5th October 2018, Volume 131 Number 1483

Samuel J Newlands, Tom D Betts, Rebecca R Stack

Optic neuropathy (ON) refers to changes that take place in the optic nerve resulting from axonal degeneration in the pathway between retina and the lateral geniculate body. This manifests with disturbance in visual function and changes in the appearance of the optic nerve head.1

Toxic and nutritional optic neuropathies (TON) are a common cause of ON. Most patients have multifactorial aetiologies which can include alcohol and tobacco abuse, and malnutrition.2 TON often presents as painless, progressive, bilateral, symmetrical visual decline. Dyschromatopsia may be the initial symptom. On examination, presence of a central scotoma with sparing of peripheral visual field is typical with no relative afferent pupillary defect (RAPD) and variable optic nerve head pallor.2,3 Heavy metals are an uncommon, but known cause of TON. Metals described in the literature include lead, mercury and thalium.3

We describe a 57-year-old New Zealand European woman who was referred with probable glaucoma. Previous medical history is notable for sinusitis, headaches, facial pain, depression and previous smoking. She didn’t consume alcohol or take any regular medications. There was no specific ocular family history.

Clinical exam revealed Snellen best corrected visual acuity of 6/6 right and 6/9 left. Baseline pressures by Goldman applanation of between 11mmHg to 17mmHg in both eyes. There was no RAPD, Ishihara colour vision was 16/16 for both eyes, both optic nerves had generalised pallor and loss of the neuro retinal rim, which was confirmed on optical coherence tomography retinal nerve fibre layer (OCT RNFL) (Canon OCT HT 100, Ohta-ku, Tokyo, Japan). Humphrey 24-2 threshold visual fields showed generalised right nasal visual field loss and left central visual field loss (Figure 1). Latanoprost was commenced for presumed normal tension glaucoma.

Figure 1: Left and right 24-2 threshold visual fields.

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Despite optimal IOP control, there was abnormal progression on OCT RNFL and further visual field loss. On further questioning, the patient revealed over many years she regularly treated her ailments with colloidal silver, commonly by ingestion and additionally with direct application to the skin, nasal mucosa and ear canal. She produced the colloidal silver solution herself via electrolysis of silver metal. The concentration of colloidal silver was not measured or regulated. The patient also ‘treated’ her pet cats with colloidal silver solution as required.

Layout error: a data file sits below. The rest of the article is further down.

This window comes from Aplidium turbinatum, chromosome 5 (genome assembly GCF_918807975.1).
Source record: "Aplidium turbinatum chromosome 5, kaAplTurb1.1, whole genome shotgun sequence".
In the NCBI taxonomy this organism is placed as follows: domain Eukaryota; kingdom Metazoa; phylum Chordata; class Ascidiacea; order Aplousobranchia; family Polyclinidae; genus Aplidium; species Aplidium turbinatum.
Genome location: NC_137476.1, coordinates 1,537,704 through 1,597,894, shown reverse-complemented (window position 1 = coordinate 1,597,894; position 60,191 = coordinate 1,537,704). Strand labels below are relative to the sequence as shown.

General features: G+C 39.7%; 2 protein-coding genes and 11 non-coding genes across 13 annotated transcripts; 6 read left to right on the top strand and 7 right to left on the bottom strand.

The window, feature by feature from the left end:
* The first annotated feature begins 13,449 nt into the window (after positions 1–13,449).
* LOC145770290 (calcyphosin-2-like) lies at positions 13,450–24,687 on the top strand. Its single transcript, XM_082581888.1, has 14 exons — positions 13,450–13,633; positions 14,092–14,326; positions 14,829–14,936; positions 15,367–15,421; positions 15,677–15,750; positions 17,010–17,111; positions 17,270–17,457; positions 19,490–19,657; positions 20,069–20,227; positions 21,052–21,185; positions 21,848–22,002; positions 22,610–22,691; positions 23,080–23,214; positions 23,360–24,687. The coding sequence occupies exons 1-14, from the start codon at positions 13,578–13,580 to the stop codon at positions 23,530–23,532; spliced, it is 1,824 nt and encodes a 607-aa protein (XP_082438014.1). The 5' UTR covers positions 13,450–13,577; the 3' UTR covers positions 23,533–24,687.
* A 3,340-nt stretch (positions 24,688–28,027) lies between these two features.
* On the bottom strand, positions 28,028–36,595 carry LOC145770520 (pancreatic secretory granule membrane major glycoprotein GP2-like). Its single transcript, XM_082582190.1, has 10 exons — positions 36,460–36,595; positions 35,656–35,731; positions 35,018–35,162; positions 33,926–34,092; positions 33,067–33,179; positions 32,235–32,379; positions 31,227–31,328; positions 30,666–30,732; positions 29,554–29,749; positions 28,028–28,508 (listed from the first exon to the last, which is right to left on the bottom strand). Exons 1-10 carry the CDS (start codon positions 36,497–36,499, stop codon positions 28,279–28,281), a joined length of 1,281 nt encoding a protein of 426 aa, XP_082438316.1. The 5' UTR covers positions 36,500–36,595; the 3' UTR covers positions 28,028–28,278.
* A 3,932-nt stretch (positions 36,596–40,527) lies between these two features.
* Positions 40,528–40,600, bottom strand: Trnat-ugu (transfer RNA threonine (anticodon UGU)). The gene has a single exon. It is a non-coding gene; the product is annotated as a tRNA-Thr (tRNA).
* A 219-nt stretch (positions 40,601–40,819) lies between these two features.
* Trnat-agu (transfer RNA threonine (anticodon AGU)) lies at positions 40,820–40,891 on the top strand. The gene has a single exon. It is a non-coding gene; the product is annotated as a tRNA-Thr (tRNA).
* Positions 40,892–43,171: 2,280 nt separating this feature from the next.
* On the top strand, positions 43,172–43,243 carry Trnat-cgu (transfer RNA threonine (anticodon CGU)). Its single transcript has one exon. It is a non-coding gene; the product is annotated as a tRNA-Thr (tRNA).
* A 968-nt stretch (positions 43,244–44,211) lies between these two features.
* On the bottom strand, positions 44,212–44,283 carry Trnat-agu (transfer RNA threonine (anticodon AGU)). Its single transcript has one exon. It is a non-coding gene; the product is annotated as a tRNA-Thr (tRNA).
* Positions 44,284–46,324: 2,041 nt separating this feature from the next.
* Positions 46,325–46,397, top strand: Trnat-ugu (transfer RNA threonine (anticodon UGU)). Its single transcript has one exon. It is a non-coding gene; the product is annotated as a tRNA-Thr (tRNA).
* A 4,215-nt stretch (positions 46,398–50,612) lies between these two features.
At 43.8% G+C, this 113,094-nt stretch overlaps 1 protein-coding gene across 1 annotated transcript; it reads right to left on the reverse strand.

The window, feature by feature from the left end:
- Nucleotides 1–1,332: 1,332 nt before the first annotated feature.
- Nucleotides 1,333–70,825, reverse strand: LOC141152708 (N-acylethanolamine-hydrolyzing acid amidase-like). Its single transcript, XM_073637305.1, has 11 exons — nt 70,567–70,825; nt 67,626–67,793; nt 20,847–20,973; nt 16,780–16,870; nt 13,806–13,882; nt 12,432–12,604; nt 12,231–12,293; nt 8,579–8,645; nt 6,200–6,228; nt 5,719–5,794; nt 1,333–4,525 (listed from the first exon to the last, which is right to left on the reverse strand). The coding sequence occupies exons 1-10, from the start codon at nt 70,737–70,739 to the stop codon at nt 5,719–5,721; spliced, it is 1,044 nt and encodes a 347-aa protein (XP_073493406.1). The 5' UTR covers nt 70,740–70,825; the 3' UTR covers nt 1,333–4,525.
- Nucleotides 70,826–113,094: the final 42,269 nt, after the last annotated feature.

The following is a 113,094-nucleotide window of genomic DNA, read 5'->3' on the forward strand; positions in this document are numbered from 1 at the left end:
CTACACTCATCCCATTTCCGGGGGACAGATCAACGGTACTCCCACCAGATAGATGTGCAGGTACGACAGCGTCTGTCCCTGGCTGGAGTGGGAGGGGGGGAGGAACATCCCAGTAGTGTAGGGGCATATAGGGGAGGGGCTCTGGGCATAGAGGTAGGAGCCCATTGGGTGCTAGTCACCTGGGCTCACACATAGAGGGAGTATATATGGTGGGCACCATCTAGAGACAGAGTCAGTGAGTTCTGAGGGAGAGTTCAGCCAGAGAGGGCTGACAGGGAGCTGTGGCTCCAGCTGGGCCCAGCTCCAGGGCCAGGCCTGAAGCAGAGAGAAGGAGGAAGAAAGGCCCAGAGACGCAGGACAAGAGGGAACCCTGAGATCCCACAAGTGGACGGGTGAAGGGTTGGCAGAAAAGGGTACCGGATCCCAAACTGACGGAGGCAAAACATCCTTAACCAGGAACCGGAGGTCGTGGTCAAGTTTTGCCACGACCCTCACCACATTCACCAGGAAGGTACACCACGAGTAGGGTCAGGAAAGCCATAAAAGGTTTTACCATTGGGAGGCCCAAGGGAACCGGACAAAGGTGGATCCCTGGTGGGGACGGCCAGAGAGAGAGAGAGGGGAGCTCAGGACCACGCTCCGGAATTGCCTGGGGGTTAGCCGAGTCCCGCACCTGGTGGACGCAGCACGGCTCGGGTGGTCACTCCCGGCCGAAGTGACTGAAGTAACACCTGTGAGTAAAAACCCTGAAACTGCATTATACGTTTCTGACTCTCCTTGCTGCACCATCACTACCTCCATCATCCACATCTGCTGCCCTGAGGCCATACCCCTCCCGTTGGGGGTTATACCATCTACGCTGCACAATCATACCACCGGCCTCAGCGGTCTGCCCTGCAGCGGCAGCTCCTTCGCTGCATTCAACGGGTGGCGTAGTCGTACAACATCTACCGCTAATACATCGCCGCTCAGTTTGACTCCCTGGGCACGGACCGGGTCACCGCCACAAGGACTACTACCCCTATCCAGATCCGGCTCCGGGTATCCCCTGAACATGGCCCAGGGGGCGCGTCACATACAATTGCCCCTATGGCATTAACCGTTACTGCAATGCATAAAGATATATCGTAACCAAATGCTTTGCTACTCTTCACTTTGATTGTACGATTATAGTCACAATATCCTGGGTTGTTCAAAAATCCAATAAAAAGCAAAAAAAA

Heavy metal screen revealed elevated levels of serum silver at 2.3 micrograms/L (normal <1.0 micrograms/L) and serum manganese of 251nmol/L (73–210). Lead, cadmium, B12/Folate, Iron studies, serum creatinine, liver function panel and HBA1C testing were within the normal range. MRI of her brain and optic pathways was unremarkable.

Cessation of colloidal silver use for three months resulted in decreased serum silver levels to 1.3 micrograms/L and no clinical progression of her optic neuropathy. These findings could be consistent with a heavy metal optic neuropathy caused by silver.

Colloidal silver is a suspension of soluble microscopic silver particles suspended in a liquid base. It is a commonly used alternative medicine with claimed benefits for a variety of afflictions including; arthritis, allergy, the common cold, infectious conjunctivitis and ocular pain.4 Colloidal silver is consumed or can be applied topically to various areas of the body. There is no recommended frequency of application.

Historically, soluble silver compounds have been used in treating a variety of illnesses. The use of silver in combination with sulfadiazine is still used as an antibacterial agent for the treatment of burns,4 and Silver nitrate has been used worldwide as ocular prophylaxis for ophthalmia neonatorum since 1880.5

Long-term ingestion or inhalation of soluble silver compounds or colloidal silver may cause a bluish-gray discoloration of the skin (argyria) or eyes (argyrosis). The location and degree of discoloration depends on the mode of application (eg, nose spray or eye drops) as well as individual susceptibility.4 Soluble silver compounds can also accumulate in small amounts in the brain, in muscles and often conjunctival and corneal deposits can be seen on slit lamp examination.4

We believe that there is a plausible mechanism by the chronic ingestion and application of colloidal silver in causing this women’s optic neuropathy. A thorough medical history, including complementary medicine use, is important in every patient.

Author Information

Samuel J Newlands, Canterbury Eye Service, Canterbury District Health Board, Christchurch; 
Tom D Betts, Canterbury Eye Service, Canterbury District Health Board, Christchurch;
Rebecca R Stack, Canterbury Eye Service, Canterbury District Health Board, Christchurch. 

Correspondence

Dr Samuel J Newlands, Canterbury Eye Service, Canterbury District Health Board, 524 Hagley Avenue, Christchurch.

Correspondence Email

samuelnewlands@gmail.com

Competing Interests

Nil.

References

  1. Bowling B. Kanski’s clinical ophthalmology : a systematic approach. Eighth edition. ed. Kanski JJ, editor: Elsevier; 2016.
  2. Mustafa S, Pandit L. Approach to diagnosis and management of optic neuropathy. Neurol India. 2014; 62(6):599.
  3. Sharma P, Sharma R. Toxic optic neuropathy. Indian J Ophthalmol. 2011; 59(2):137–41.
  4. Drake PL, Hazelwood KJ. Exposure-Related Health Effects of Silver and Silver Compounds: A Review. Ann Occup Hyg. 2005; 49(7):575–85.
  5. Kapoor VS, Whyte R, Vedula SS. Interventions for preventing ophthalmia neonatorum. Cochrane Database Syst Rev. 2016(9).